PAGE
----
Thomas O'Brien's MySpace Hoax

A federal prosecutor perverts the law to punish an unpopular woman.

A year ago, Jack Banas, prosecuting attorney for St. Charles County, Missouri, said he would not bring charges against Lori Drew for her role in a MySpace prank that apparently provoked a 13-year-old girl to kill herself. The reason was simple: Although Drew's actions were cruel, childish, and irresponsible, she had not broken any laws.

"We live in this country by the rule of law," Banas warned would-be vigilantes. Thomas O'Brien, the U.S. attorney in Los Angeles, should have taken those words to heart. Instead this grandstanding prosecutor twisted the law to punish an unpopular woman and in the process threatened to expose millions of innocent Americans to criminal liability.

This week a federal jury in L.A. is deliberating whether to convict Drew, 49, of violating a law aimed at computer hackers. Yet Drew is not a hacker, and the charges against her had very little to do with the behavior for which she was widely reviled.

It all began with the estrangement of two friends: Drew's daughter, Sarah, and Megan Meier, who lived down the street in O'Fallon, Missouri. In September 2006, according to testimony at Drew's trial, she began to worry that Megan was spreading nasty rumors about Sarah. Ashley Grills, an 18-year-old who worked for Drew's home-based advertising business, proposed a ruse through which they could learn what Megan was saying about Sarah: Grills would pose as a cute 16-year-old boy on MySpace, befriend Megan, and gain her confidence.

Megan fell for the flirtatious, fictitious boy, Josh Evans, who eventually turned on her, saying he did not want to be her friend anymore. Grills, who testified against Drew in exchange for immunity, said she was trying to end a prank that had gone too far. In her last message as Josh Evans, she told Megan, "The world would be a better place without you." Grills said Megan, who had a history of depression and suicidal thoughts, replied, "You are the kind of boy a girl would kill herself over." A half-hour later, Megan used a belt to hang herself in her bedroom closet.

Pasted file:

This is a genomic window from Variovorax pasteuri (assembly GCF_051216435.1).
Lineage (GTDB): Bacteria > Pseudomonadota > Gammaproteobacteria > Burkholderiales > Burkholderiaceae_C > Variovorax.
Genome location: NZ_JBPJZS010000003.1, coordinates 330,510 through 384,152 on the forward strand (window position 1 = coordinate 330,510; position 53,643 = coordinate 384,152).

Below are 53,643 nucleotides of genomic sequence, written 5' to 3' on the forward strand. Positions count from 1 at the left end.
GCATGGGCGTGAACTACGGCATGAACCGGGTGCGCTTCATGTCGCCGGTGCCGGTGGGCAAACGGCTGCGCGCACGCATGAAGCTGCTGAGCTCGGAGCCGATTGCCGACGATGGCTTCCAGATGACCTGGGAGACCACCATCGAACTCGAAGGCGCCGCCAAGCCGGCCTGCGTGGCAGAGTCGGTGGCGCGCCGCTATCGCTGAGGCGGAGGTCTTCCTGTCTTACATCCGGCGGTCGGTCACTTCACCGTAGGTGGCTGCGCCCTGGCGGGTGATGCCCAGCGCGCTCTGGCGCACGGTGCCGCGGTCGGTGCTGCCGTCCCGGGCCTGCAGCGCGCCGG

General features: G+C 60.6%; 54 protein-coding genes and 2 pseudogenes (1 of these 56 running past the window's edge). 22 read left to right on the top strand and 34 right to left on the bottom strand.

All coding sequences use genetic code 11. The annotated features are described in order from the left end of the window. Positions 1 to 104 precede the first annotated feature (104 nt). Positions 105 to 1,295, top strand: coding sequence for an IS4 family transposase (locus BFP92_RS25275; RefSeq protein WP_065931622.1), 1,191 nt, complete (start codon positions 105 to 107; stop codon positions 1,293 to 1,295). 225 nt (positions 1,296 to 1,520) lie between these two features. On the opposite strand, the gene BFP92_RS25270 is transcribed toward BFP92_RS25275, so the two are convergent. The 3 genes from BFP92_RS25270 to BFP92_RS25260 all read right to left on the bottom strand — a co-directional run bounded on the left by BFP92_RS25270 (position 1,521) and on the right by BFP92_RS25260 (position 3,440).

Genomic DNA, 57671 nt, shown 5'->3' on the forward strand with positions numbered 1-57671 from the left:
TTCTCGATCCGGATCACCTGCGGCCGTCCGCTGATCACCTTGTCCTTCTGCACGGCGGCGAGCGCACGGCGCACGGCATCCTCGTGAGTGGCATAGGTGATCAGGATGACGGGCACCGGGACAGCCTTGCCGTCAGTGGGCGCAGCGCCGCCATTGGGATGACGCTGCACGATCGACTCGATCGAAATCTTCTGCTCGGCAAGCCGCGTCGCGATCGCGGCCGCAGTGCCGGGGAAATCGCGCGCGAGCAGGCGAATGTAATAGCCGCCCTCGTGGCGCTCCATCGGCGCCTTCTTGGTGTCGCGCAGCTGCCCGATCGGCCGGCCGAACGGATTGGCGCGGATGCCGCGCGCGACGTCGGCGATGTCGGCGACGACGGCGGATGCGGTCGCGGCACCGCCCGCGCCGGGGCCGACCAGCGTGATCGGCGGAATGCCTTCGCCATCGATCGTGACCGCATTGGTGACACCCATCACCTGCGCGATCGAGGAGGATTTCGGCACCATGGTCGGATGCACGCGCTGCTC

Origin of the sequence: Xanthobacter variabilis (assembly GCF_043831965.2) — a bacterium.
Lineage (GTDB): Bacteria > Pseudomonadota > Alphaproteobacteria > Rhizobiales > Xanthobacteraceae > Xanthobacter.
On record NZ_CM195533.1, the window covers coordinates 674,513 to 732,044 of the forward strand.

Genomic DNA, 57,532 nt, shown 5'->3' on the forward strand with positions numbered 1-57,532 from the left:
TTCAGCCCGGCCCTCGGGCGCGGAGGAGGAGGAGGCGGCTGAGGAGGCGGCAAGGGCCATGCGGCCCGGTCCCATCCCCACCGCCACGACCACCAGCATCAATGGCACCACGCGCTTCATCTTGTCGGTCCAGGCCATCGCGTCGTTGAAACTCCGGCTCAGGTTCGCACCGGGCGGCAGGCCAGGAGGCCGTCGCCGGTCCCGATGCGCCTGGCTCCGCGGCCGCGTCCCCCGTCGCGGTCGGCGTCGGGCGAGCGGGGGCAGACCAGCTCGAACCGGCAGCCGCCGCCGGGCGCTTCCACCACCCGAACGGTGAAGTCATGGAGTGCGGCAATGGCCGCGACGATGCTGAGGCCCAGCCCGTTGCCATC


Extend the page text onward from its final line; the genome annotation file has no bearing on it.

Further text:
Although O'Brien clearly prosecuted Drew because he wanted to blame her for Megan's suicide, his case officially made MySpace the victim. According to O'Brien, Drew violated the Computer Fraud and Abuse Act of 1986 by intentionally accessing MySpace's servers "without authorization." He claimed jurisdiction because the servers are located in Los Angeles County. The four charges he brought, conspiracy and three counts of unauthorized access, carry a total penalty of 20 years in prison.

But the charges did not fit the facts of the case. O'Brien claimed Drew's access to MySpace's computers was unauthorized because she violated the social networking site's terms of service (TOS) by providing false information and harassing another user. But he never presented any evidence that Drew saw MySpace's TOS, let alone agreed to them.